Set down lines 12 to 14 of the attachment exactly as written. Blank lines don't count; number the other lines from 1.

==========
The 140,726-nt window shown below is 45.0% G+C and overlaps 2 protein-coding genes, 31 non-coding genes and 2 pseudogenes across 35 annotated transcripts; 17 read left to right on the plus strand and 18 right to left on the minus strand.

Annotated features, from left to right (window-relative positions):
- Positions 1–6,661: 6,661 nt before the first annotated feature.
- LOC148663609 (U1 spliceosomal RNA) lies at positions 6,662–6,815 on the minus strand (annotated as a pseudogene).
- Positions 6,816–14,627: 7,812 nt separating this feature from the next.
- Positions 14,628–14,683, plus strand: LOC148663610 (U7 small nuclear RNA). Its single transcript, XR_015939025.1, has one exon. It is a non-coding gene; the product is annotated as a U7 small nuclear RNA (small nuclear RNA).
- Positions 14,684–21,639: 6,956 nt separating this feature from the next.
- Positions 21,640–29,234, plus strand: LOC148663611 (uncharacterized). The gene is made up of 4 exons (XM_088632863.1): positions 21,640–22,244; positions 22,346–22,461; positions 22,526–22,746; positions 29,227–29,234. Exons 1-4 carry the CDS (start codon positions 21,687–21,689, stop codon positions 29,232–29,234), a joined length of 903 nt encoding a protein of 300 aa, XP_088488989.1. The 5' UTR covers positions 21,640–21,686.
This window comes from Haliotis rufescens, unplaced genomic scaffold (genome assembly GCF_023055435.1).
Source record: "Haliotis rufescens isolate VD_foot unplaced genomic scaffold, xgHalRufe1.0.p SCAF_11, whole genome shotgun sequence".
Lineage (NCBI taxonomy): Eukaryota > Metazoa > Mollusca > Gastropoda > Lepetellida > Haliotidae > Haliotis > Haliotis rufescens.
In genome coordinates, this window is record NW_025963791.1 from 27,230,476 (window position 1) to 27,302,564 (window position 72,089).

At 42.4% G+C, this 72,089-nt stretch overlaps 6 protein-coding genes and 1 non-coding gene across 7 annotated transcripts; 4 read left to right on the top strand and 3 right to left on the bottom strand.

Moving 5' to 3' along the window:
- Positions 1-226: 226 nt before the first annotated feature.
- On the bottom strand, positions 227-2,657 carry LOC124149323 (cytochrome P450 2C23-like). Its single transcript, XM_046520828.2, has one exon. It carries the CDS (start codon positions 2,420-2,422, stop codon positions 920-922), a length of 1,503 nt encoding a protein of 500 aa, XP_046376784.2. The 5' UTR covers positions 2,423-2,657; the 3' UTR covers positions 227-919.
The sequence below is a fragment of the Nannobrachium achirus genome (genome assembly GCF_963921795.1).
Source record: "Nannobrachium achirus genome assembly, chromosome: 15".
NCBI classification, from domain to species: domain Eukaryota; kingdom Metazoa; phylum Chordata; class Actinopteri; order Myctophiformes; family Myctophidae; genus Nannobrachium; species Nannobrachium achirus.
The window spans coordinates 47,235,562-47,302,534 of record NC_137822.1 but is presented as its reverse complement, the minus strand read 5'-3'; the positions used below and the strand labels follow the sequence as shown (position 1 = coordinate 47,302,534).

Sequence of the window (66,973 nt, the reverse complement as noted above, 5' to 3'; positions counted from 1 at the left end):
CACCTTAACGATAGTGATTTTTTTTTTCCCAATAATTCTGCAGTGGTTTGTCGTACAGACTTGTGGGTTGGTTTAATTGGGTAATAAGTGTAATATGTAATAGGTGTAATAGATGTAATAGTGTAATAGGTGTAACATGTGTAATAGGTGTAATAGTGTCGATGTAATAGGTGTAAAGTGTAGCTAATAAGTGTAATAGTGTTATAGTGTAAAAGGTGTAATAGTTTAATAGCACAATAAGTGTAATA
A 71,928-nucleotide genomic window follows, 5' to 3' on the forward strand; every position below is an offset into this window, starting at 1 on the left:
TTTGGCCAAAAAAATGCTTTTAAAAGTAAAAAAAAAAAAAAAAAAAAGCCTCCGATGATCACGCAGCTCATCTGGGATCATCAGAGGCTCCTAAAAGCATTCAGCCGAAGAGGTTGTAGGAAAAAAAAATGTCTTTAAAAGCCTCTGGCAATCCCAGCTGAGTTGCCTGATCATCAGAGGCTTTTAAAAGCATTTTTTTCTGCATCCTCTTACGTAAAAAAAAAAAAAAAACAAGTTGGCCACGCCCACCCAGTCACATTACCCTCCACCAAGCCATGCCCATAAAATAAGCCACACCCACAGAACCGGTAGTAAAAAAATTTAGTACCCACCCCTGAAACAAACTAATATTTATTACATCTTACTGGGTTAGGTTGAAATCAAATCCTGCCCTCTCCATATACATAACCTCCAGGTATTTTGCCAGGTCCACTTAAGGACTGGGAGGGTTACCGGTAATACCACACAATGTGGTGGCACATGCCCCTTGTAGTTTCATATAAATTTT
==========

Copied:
In genome coordinates, this window is record NW_025963791.1 from 27,230,476 (window position 1) to 27,302,564 (window position 72,089).

At 42.4% G+C, this 72,089-nt stretch overlaps 6 protein-coding genes and 1 non-coding gene across 7 annotated transcripts; 4 read left to right on the top strand and 3 right to left on the bottom strand.

Moving 5' to 3' along the window: